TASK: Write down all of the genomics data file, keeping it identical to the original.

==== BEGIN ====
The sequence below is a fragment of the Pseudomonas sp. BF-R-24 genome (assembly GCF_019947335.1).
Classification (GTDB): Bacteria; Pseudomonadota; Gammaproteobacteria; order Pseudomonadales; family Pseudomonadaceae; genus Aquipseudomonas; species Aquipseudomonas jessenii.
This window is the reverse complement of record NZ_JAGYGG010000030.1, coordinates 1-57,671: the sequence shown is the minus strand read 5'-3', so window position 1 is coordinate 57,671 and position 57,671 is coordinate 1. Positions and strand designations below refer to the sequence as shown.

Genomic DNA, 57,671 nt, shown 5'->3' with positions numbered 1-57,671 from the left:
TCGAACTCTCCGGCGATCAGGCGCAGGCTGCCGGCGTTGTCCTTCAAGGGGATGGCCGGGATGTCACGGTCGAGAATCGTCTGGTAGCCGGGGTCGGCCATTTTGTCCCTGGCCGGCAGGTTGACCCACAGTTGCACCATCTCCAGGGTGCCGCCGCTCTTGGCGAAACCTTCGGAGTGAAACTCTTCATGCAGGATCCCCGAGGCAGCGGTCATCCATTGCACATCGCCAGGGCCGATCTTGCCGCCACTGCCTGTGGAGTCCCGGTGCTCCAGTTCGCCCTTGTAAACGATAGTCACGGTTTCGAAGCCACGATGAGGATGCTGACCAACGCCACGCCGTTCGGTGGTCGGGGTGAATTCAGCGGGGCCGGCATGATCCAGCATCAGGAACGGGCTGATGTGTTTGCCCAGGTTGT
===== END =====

The sequence below is a fragment of the Pseudomonas sp. BF-R-24 genome (assembly GCF_019947335.1).
Classification (GTDB): Bacteria; Pseudomonadota; Gammaproteobacteria; order Pseudomonadales; family Pseudomonadaceae; genus Aquipseudomonas; species Aquipseudomonas jessenii.
This window is the reverse complement of record NZ_JAGYGG010000030.1, coordinates 1-57,671: the sequence shown is the minus strand read 5'-3', so window position 1 is coordinate 57,671 and position 57,671 is coordinate 1. Positions and strand designations below refer to the sequence as shown.

Genomic DNA, 57,671 nt, shown 5'->3' with positions numbered 1-57,671 from the left:
TCGAACTCTCCGGCGATCAGGCGCAGGCTGCCGGCGTTGTCCTTCAAGGGGATGGCCGGGATGTCACGGTCGAGAATCGTCTGGTAGCCGGGGTCGGCCATTTTGTCCCTGGCCGGCAGGTTGACCCACAGTTGCACCATCTCCAGGGTGCCGCCGCTCTTGGCGAAACCTTCGGAGTGAAACTCTTCATGCAGGATCCCCGAGGCAGCGGTCATCCATTGCACATCGCCAGGGCCGATCTTGCCGCCACTGCCTGTGGAGTCCCGGTGCTCCAGTTCGCCCTTGTAAACGATAGTCACGGTTTCGAAGCCACGATGAGGATGCTGACCAACGCCACGCCGTTCGGTGGTCGGGGTGAATTCAGCGGGGCCGGCATGATCCAGCATCAGGAACGGGCTGATGTGTTTGCCCAGGTTGT